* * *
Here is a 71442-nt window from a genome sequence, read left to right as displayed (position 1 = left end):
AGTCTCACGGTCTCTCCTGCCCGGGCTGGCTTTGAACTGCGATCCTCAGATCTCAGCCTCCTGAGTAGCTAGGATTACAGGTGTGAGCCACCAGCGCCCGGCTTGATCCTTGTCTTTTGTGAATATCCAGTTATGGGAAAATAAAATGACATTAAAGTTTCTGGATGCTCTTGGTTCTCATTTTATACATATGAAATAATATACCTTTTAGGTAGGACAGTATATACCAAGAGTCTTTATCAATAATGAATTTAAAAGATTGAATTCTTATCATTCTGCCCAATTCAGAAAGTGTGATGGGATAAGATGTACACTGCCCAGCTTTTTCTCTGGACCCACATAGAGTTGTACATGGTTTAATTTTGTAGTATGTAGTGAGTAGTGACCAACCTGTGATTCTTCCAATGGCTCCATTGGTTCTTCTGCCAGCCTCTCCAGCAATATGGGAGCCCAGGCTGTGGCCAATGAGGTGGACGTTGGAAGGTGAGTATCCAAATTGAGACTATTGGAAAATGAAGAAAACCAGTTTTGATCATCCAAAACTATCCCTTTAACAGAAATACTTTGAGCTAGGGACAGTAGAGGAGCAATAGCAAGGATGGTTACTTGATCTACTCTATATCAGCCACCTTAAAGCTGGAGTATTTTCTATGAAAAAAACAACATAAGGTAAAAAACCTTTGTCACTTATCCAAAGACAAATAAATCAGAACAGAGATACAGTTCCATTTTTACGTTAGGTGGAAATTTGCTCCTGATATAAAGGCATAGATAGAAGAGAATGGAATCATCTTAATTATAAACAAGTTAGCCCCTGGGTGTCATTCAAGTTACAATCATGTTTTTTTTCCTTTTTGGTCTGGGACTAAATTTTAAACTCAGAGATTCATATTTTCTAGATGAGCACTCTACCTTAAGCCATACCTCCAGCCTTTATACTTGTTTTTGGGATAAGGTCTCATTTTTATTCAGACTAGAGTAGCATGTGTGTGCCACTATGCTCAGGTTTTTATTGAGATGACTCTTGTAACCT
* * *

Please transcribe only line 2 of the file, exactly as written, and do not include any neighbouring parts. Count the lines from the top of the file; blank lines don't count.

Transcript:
AGTCTCACGGTCTCTCCTGCCCGGGCTGGCTTTGAACTGCGATCCTCAGATCTCAGCCTCCTGAGTAGCTAGGATTACAGGTGTGAGCCACCAGCGCCCGGCTTGATCCTTGTCTTTTGTGAATATCCAGTTATGGGAAAATAAAATGACATTAAAGTTTCTGGATGCTCTTGGTTCTCATTTTATACATATGAAATAATATACCTTTTAGGTAGGACAGTATATACCAAGAGTCTTTATCAATAATGAATTTAAAAGATTGAATTCTTATCATTCTGCCCAATTCAGAAAGTGTGATGGGATAAGATGTACACTGCCCAGCTTTTTCTCTGGACCCACATAGAGTTGTACATGGTTTAATTTTGTAGTATGTAGTGAGTAGTGACCAACCTGTGATTCTTCCAATGGCTCCATTGGTTCTTCTGCCAGCCTCTCCAGCAATATGGGAGCCCAGGCTGTGGCCAATGAGGTGGACGTTGGAAGGTGAGTATCCAAATTGAGACTATTGGAAAATGAAGAAAACCAGTTTTGATCATCCAAAACTATCCCTTTAACAGAAATACTTTGAGCTAGGGACAGTAGAGGAGCAATAGCAAGGATGGTTACTTGATCTACTCTATATCAGCCACCTTAAAGCTGGAGTATTTTCTATGAAAAAAACAACATAAGGTAAAAAACCTTTGTCACTTATCCAAAGACAAATAAATCAGAACAGAGATACAGTTCCATTTTTACGTTAGGTGGAAATTTGCTCCTGATATAAAGGCATAGATAGAAGAGAATGGAATCATCTTAATTATAAACAAGTTAGCCCCTGGGTGTCATTCAAGTTACAATCATGTTTTTTTTCCTTTTTGGTCTGGGACTAAATTTTAAACTCAGAGATTCATATTTTCTAGATGAGCACTCTACCTTAAGCCATACCTCCAGCCTTTATACTTGTTTTTGGGATAAGGTCTCATTTTTATTCAGACTAGAGTAGCATGTGTGTGCCACTATGCTCAGGTTTTTATTGAGATGACTCTTGTAACCT